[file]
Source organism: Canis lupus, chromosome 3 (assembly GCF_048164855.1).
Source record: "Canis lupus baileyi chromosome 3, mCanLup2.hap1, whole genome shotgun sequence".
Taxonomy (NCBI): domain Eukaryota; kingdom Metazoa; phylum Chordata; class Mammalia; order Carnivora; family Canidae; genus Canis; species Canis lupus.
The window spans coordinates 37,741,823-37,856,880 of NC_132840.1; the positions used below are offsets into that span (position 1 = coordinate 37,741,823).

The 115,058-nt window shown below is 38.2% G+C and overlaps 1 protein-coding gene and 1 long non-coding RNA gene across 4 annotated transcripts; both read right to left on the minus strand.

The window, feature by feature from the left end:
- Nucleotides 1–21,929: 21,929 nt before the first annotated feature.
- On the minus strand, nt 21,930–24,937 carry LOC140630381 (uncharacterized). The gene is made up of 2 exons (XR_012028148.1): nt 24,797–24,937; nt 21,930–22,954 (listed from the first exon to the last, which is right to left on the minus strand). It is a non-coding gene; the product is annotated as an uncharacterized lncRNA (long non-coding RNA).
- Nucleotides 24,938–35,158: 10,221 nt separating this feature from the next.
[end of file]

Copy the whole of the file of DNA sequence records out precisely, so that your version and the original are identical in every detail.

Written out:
Source organism: Canis lupus, chromosome 3 (assembly GCF_048164855.1).
Source record: "Canis lupus baileyi chromosome 3, mCanLup2.hap1, whole genome shotgun sequence".
Taxonomy (NCBI): domain Eukaryota; kingdom Metazoa; phylum Chordata; class Mammalia; order Carnivora; family Canidae; genus Canis; species Canis lupus.
The window spans coordinates 37,741,823-37,856,880 of NC_132840.1; the positions used below are offsets into that span (position 1 = coordinate 37,741,823).

The 115,058-nt window shown below is 38.2% G+C and overlaps 1 protein-coding gene and 1 long non-coding RNA gene across 4 annotated transcripts; both read right to left on the minus strand.

The window, feature by feature from the left end:
- Nucleotides 1–21,929: 21,929 nt before the first annotated feature.
- On the minus strand, nt 21,930–24,937 carry LOC140630381 (uncharacterized). The gene is made up of 2 exons (XR_012028148.1): nt 24,797–24,937; nt 21,930–22,954 (listed from the first exon to the last, which is right to left on the minus strand). It is a non-coding gene; the product is annotated as an uncharacterized lncRNA (long non-coding RNA).
- Nucleotides 24,938–35,158: 10,221 nt separating this feature from the next.